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Next, if you don’t find an obstruction, check the springs. If your door has torsion springs, which are horizontal at the top of the door, you can tell they are broken by checking for a gap between the two springs. If your door has extension springs, you can check by looking to see if they are hanging on the side of the door. If you have a broken spring, you’ll need to call a pro to replace it as this is a dangerous task. https://www.youtube.com/watch?v=Z_eZc-kh40c
I got these replacement cables for my beach house garage door after the originals rusted and broke. These are twice the diameter of the OEM cables, and fit the door perfectly. The larger cables give piece of mind for both supporting the door and providing safety cables for the extension springs. Came with all the necessary hardware, and the installation was easy with the doors blocked in the up position. http://youtube.com/watch?feature=youtu.be&v=Z_eZc-kh40c
Replacement spring procedure took me exactly 1 hours including preparation and clean-up for double aluminum garage door. Watch the DIY video on Youtube, save $$, be careful with winding the torsion springs. Rule of thumb: 7' height door garage= 7' x 4 (each 1/4 turn) + 1 = 29 turns (1/4 turn), 8' height door garage = 8' x 4 + 1 = 33 turns (1/4 turn), and so on....
Garage door springs don’t require extensive care and maintenance. However, they also can’t be left entirely to their own devices. Spraying the springs with WD-40 is a good place to start. It’s also a good idea to check the balance of the garage door every year. To do this, simply lift the garage door up about halfway and let go. If the springs are in good working condition, the door should remain still. If the springs are beginning to weaken, the door might sag or fall. By taking these basic steps, you can preserve your door springs for longer.
Hiring a professional to handle garage door spring repair and replacement tends to be a much easier and safer option for homeowners. Removing or repairing garage springs can be a dangerous job, but professionals have the experience and equipment to do it safely and efficiently. Unless your springs only need a minor repair, such as lubrication or fixing a minor balance issue, be sure to call in a local garage door pro to do the job.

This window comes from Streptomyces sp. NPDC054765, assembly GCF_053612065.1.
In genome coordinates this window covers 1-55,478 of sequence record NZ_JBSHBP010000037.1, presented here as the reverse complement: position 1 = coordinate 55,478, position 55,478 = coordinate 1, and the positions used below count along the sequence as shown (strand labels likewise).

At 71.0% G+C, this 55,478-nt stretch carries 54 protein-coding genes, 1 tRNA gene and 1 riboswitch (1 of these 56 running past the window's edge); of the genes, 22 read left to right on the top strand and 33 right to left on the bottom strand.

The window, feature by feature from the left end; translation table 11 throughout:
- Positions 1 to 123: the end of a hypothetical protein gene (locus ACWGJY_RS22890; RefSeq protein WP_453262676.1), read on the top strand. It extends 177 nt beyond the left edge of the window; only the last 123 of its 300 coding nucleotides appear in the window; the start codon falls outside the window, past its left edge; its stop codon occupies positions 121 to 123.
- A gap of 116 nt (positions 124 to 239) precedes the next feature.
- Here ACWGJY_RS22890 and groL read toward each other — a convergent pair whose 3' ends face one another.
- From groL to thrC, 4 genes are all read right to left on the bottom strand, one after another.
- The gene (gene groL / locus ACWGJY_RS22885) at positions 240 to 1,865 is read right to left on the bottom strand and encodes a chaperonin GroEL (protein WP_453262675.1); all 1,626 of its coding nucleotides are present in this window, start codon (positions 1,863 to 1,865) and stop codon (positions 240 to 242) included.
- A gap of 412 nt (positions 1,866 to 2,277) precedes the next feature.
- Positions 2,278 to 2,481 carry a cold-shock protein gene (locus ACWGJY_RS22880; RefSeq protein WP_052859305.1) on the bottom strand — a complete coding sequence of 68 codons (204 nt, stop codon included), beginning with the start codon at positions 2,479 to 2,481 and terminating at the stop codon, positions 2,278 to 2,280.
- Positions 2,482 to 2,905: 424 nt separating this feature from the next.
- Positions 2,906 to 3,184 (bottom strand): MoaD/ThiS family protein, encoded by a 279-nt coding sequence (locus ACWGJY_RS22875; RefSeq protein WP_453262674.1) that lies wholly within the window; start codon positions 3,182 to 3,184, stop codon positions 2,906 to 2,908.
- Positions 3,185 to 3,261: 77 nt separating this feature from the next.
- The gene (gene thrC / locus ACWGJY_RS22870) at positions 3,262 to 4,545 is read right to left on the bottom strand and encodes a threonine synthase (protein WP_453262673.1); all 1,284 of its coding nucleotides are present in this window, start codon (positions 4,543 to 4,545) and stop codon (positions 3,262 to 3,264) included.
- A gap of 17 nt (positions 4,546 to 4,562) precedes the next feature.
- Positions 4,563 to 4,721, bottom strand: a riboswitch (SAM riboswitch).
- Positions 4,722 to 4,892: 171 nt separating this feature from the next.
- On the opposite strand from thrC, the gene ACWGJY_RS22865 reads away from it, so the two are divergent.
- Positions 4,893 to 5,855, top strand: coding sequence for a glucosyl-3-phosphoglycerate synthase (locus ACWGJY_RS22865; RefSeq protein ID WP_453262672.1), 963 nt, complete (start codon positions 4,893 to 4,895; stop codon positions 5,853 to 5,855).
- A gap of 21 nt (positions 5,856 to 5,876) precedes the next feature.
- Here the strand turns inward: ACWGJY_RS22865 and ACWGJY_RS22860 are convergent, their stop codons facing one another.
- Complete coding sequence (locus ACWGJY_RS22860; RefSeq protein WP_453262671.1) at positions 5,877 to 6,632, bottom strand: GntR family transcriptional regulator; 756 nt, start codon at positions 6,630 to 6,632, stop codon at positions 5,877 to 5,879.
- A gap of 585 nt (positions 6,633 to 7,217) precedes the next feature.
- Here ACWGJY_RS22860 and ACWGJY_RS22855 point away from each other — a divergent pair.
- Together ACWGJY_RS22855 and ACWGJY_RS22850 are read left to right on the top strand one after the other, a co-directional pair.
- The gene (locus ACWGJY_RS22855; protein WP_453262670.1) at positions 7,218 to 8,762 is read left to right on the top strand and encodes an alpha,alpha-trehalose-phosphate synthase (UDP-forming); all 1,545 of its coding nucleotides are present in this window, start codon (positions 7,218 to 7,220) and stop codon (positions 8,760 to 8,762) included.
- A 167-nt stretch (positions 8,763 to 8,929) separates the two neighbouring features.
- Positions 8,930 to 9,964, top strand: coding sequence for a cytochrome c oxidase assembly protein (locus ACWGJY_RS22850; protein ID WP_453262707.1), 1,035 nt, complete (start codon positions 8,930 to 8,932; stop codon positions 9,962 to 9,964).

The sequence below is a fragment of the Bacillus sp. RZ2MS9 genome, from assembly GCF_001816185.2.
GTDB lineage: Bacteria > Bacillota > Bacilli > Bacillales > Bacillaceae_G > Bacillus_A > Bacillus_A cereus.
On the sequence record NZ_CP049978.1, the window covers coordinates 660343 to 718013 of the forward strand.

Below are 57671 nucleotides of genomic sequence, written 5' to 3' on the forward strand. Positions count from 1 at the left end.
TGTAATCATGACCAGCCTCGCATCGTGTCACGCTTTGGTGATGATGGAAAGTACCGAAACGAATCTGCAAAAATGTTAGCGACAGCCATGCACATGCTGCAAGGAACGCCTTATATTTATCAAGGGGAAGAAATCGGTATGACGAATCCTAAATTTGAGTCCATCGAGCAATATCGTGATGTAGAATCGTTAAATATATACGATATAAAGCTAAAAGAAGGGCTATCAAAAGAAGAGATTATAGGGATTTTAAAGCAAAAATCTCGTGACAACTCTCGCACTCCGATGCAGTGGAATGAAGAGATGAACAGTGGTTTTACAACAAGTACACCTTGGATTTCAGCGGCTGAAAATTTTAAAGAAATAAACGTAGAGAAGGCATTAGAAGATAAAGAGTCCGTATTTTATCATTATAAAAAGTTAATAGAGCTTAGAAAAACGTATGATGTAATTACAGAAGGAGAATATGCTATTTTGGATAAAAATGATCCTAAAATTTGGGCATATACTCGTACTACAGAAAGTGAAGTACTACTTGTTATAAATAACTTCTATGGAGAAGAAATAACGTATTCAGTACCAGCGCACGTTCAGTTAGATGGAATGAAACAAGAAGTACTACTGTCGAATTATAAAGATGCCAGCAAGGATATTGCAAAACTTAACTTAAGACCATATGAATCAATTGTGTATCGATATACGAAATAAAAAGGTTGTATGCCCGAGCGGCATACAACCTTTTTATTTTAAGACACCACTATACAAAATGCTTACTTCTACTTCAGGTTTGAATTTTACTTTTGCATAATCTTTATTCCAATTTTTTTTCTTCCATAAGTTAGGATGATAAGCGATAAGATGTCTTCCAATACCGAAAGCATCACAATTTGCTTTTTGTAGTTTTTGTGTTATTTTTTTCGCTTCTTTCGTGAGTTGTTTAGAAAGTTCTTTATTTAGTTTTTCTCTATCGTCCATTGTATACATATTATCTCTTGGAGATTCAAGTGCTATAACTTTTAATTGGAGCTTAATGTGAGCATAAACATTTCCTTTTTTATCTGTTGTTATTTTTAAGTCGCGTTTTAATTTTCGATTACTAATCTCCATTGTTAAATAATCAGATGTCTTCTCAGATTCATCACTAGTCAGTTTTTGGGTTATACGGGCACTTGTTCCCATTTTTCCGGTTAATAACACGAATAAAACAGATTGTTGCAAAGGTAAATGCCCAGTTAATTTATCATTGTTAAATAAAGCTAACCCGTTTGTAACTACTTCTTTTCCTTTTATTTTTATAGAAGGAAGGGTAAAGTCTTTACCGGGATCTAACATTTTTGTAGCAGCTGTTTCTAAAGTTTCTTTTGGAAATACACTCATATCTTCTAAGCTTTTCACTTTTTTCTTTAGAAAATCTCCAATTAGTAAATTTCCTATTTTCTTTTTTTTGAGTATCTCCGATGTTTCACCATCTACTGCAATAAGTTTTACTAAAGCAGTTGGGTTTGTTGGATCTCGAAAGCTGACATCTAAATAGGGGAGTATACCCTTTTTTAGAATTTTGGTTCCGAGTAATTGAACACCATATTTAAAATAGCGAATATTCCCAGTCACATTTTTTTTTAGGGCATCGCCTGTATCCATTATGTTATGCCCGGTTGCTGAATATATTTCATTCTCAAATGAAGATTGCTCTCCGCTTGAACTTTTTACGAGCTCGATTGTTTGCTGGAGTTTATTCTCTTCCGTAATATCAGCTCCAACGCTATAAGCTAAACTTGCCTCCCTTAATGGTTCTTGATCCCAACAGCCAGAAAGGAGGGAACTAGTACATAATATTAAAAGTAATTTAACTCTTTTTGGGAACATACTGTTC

6.13 Lower the second bar to the top of the garage door as you did the first bar. If your shaft is distorted inside the cone, you may need to tap the bar with a hammer as you unwind the spring. Maintain a firm grip on the bar; keep it firmly inserted completely into the cone; and be prepared at all times for the cone to slip, break, explode or snap loose from the shaft and jolt the bar down.
A torsion spring counterbalance system consists of one or two tightly wound up springs on a steel shaft with cable drums at both ends. The entire apparatus mounts on the header wall above the garage door and has three supports: a center bearing plate with a steel or nylon bearing and two end bearing plates at both ends. The springs themselves consist of the steel wire with a stationary cone at one end and a winding cone at the other end. The stationary cone is attached to the center bearing plate. The winding cone consists of holes every 90 degrees for winding the springs and two set screws to secure the springs to the shaft. Steel counterbalance cables run from the roller brackets at the bottom corners of the door to a notch in the cable drums. When the door is raised, the springs unwind and the stored tension lifts the door by turning the shaft, thus turning the cable drums, wrapping the cables around the grooves on the cable drums. When the door is lowered, the cables unwrap from the drums and the springs are rewound to full tension.[7]

If your garage door goes up and down in a jerky motion, you might have one broken spring on a two spring system. Some garage door openers are strong enough to lift a door with only one good spring. The “herky jerky” motion is especially common with garage doors equipped with extension springs. It might be something as simple as lubricating your garage door pulleys, hinges, and rollers. When in doubt or if something doesn’t feel right about your door, call a service company to have it serviced.


SNAP... bang... boom. That is the sound of a garage door torsion spring breaking. It can be a very loud noise that sounds like a firecracker or gunshot. Springs are rated for a certain number of cycles and are the first thing that will break in your garage door assembly. Broken springs are the #1 source of customer calls for garage door repair companies. If you have a broken spring, you should NEVER try to open the door, as it can be very dangerous. This repair should be left to a professional or someone with the right tools and skills. http://youtube.com/v/Z_eZc-kh40c?version=3